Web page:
In 1980, Shenzhen was an unimportant fishing village adjacent to Hong Kong’s new territories. Its population was 30 000.

Today, Shenzhen on a per capita basis is China’s richest city. Its population is 13 million, and it has become the world’s fastest-growing city. Shenzhen is a technology centre – headquarters for Huawei and Tencent. It has the world’s 4th biggest container port and China’s 5th busiest airport.  

Shenzhen, 2019

During the 40 years from 1980 to 2020, Shenzhen’s economy averaged annual growth of 21%!  There has never been anything like it.

What happened?  How did this extraordinary transformation take place?

Deng Xiaoping came to power in 1978, determined to overcome the chaos and devastation of the ten-year Cultural Revolution. Deng declared China open to the world and in 1980 designated Shenzhen a special economic zone to test the principles of a market economy.

The results succeeded beyond anyone’s wildest expectations.  Since 1980, a staggering 850 million Chinese have been lifted out of poverty.

Ultimately, China created six special economic zones and 14 coastal regions where foreign investment and entrepreneurship were promoted. But Shenzhen was the first to be allowed to overturn the strictures of communist economic orthodoxy. Citizens were allowed to buy land. Administered prices set by planners in Beijing were gradually abolished as market forces were allowed to determine prices. Similarly, wages were freed from state control. Foreign banks were allowed in and tax policy was used to attract investors.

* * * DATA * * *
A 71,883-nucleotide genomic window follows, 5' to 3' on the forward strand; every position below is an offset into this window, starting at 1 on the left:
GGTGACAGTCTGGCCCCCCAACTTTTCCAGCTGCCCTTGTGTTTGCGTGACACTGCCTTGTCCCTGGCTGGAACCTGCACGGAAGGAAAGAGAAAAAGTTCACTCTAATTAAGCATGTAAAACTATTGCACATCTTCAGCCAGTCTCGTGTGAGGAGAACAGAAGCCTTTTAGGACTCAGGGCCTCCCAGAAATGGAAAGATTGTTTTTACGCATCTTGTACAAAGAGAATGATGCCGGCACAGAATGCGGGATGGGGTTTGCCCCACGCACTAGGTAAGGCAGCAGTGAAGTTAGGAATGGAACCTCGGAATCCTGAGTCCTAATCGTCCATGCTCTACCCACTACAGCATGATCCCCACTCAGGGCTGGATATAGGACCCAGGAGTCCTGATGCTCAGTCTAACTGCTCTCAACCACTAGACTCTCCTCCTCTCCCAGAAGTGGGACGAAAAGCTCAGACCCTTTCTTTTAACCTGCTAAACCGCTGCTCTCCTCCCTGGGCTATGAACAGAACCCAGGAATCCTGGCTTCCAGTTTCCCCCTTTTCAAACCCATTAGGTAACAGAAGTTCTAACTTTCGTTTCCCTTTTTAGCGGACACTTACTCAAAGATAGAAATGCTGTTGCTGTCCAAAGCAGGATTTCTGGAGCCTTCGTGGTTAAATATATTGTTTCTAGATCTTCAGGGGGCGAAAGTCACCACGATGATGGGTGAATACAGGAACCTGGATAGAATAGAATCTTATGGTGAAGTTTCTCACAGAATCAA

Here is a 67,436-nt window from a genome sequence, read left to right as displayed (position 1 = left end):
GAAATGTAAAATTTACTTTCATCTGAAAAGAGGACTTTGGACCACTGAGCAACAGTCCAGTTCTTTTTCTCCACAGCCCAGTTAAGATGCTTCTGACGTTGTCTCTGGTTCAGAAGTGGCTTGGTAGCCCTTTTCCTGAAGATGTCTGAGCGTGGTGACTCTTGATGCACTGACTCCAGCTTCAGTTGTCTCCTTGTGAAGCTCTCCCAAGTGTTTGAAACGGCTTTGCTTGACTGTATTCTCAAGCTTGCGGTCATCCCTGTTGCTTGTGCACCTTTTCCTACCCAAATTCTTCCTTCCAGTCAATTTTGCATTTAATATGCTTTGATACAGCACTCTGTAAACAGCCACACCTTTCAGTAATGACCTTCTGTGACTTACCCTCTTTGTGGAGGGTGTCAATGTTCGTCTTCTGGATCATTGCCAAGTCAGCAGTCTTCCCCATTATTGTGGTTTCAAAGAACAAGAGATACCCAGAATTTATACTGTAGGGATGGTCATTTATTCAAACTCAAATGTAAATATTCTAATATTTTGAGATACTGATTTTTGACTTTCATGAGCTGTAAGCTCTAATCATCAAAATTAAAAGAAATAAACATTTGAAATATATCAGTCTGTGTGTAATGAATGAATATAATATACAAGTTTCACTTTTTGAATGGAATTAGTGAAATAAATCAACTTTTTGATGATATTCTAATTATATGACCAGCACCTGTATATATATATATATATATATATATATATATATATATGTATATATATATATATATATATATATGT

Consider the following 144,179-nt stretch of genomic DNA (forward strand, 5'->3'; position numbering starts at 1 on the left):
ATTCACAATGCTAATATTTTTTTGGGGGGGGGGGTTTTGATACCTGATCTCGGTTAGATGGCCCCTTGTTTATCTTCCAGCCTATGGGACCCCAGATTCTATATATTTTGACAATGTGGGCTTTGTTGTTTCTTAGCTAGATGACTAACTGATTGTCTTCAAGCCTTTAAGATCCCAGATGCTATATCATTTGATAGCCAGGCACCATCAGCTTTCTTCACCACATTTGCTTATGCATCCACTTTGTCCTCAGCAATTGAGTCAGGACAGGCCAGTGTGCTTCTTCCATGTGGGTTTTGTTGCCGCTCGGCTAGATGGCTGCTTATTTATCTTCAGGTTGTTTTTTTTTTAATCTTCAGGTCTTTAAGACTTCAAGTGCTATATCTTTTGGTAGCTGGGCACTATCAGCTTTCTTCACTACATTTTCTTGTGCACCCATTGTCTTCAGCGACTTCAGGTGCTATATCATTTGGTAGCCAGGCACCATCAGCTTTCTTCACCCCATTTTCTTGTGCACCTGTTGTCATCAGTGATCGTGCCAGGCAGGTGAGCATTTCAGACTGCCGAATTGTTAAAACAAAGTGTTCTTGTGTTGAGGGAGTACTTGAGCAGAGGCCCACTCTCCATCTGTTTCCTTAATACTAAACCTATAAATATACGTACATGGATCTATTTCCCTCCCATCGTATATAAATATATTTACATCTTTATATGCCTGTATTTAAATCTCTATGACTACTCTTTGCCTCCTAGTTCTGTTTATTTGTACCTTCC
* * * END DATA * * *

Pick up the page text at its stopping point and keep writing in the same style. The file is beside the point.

Model for the developing world

The World Bank for two decades has pointed to southern China’s pro-growth policies as a model for the developing world.  Once closed to trade, today China is open. Startups are promoted and it is easy to start a business. China’s private sector, virtually non-existent in 1978, now accounts for 70% of economic output.

When I first visited Shenzhen in 2005, I was stunned to observe shoppers rushing into the aisles of the new Walmart Super Center when doors opened in the morning.  I was further stunned to watch young store employees in red shirts sing the company song for a visiting journalist. This panorama of consumerism was a jolting wake-up call to how much China was changing. I thought back to the 1960s, when angry Red Guards waved little red books and sang the praises of Chairman Mao.

Barry Wood at Walmart in Shenzhen, 2005

What would Mao think of the new capitalist China, or – as the ruling communist party calls it – socialism with Chinese characteristics? Some analysts say Mao would be appalled by the consumerism and income inequality.  Others say he would take pride in the rise of China and the success of Chinese people competing in the world economy.

World’s biggest megalopolis

Shenzhen today is part of the world’s biggest megalopolis, the Greater Bay Area, an amalgam of nine cities comprising 110 million people radiating out from Hong Kong in Guangdong province.  Collectively the region has attracted $1 trillion of foreign direct investment and accounts for 10% of China’s GDP and 25% of exports.

The views of the writer are not necessarily the views of the Daily Friend or the IRR

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Washington writer Barry D. Wood for two decades was chief economics correspondent at Voice of America News, reporting from 25 G7/8, G20 summits. He is the Washington correspondent of RTHK, Hong Kong radio. Wood's earliest reporting included covering key events in South and southern Africa, among them the Portuguese withdrawal from Mozambique and Angola and the Soweto uprising in the mid-1970s. He is the author of the book Exploring New Europe, A Bicycle Journey, based his travels – by bicycle – through 14 countries of the former Soviet bloc after the fall of Russian communism. Read more of his work at Watch